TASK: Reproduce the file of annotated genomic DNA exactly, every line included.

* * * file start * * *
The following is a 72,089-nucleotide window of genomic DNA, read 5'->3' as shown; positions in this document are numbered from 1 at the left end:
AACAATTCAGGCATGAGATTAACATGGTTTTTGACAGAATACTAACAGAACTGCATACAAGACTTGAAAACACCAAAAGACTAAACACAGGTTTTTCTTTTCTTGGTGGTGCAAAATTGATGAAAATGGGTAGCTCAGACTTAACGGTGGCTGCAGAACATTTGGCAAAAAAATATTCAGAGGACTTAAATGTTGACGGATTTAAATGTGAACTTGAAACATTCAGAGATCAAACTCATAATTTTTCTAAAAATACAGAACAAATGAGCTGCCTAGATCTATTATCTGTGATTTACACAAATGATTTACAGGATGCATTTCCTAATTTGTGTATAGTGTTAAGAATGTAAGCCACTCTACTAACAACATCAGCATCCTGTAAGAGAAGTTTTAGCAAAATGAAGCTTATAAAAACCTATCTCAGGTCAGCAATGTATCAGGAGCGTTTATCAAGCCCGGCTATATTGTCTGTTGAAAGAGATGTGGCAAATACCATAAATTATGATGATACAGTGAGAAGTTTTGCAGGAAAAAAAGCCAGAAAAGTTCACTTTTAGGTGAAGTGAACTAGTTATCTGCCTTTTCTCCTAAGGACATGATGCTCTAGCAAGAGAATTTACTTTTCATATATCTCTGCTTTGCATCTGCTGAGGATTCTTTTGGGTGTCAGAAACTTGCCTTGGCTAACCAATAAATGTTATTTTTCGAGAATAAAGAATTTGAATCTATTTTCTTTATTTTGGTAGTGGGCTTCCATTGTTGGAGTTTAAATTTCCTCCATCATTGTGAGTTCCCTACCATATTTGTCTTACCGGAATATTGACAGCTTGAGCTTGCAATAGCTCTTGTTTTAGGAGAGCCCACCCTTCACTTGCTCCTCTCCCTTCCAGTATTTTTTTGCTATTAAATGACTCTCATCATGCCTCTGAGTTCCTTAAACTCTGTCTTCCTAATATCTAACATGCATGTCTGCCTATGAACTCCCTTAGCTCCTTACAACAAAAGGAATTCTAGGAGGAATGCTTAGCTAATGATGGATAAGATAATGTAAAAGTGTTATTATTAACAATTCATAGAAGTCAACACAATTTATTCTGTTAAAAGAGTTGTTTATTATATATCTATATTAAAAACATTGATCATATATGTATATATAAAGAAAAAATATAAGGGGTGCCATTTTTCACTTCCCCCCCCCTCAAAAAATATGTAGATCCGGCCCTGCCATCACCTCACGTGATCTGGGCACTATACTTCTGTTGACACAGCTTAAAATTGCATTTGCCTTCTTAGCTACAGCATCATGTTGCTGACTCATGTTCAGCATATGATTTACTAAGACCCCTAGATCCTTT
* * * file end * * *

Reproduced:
The following is a 72,089-nucleotide window of genomic DNA, read 5'->3' as shown; positions in this document are numbered from 1 at the left end:
AACAATTCAGGCATGAGATTAACATGGTTTTTGACAGAATACTAACAGAACTGCATACAAGACTTGAAAACACCAAAAGACTAAACACAGGTTTTTCTTTTCTTGGTGGTGCAAAATTGATGAAAATGGGTAGCTCAGACTTAACGGTGGCTGCAGAACATTTGGCAAAAAAATATTCAGAGGACTTAAATGTTGACGGATTTAAATGTGAACTTGAAACATTCAGAGATCAAACTCATAATTTTTCTAAAAATACAGAACAAATGAGCTGCCTAGATCTATTATCTGTGATTTACACAAATGATTTACAGGATGCATTTCCTAATTTGTGTATAGTGTTAAGAATGTAAGCCACTCTACTAACAACATCAGCATCCTGTAAGAGAAGTTTTAGCAAAATGAAGCTTATAAAAACCTATCTCAGGTCAGCAATGTATCAGGAGCGTTTATCAAGCCCGGCTATATTGTCTGTTGAAAGAGATGTGGCAAATACCATAAATTATGATGATACAGTGAGAAGTTTTGCAGGAAAAAAAGCCAGAAAAGTTCACTTTTAGGTGAAGTGAACTAGTTATCTGCCTTTTCTCCTAAGGACATGATGCTCTAGCAAGAGAATTTACTTTTCATATATCTCTGCTTTGCATCTGCTGAGGATTCTTTTGGGTGTCAGAAACTTGCCTTGGCTAACCAATAAATGTTATTTTTCGAGAATAAAGAATTTGAATCTATTTTCTTTATTTTGGTAGTGGGCTTCCATTGTTGGAGTTTAAATTTCCTCCATCATTGTGAGTTCCCTACCATATTTGTCTTACCGGAATATTGACAGCTTGAGCTTGCAATAGCTCTTGTTTTAGGAGAGCCCACCCTTCACTTGCTCCTCTCCCTTCCAGTATTTTTTTGCTATTAAATGACTCTCATCATGCCTCTGAGTTCCTTAAACTCTGTCTTCCTAATATCTAACATGCATGTCTGCCTATGAACTCCCTTAGCTCCTTACAACAAAAGGAATTCTAGGAGGAATGCTTAGCTAATGATGGATAAGATAATGTAAAAGTGTTATTATTAACAATTCATAGAAGTCAACACAATTTATTCTGTTAAAAGAGTTGTTTATTATATATCTATATTAAAAACATTGATCATATATGTATATATAAAGAAAAAATATAAGGGGTGCCATTTTTCACTTCCCCCCCCCTCAAAAAATATGTAGATCCGGCCCTGCCATCACCTCACGTGATCTGGGCACTATACTTCTGTTGACACAGCTTAAAATTGCATTTGCCTTCTTAGCTACAGCATCATGTTGCTGACTCATGTTCAGCATATGATTTACTAAGACCCCTAGATCCTTT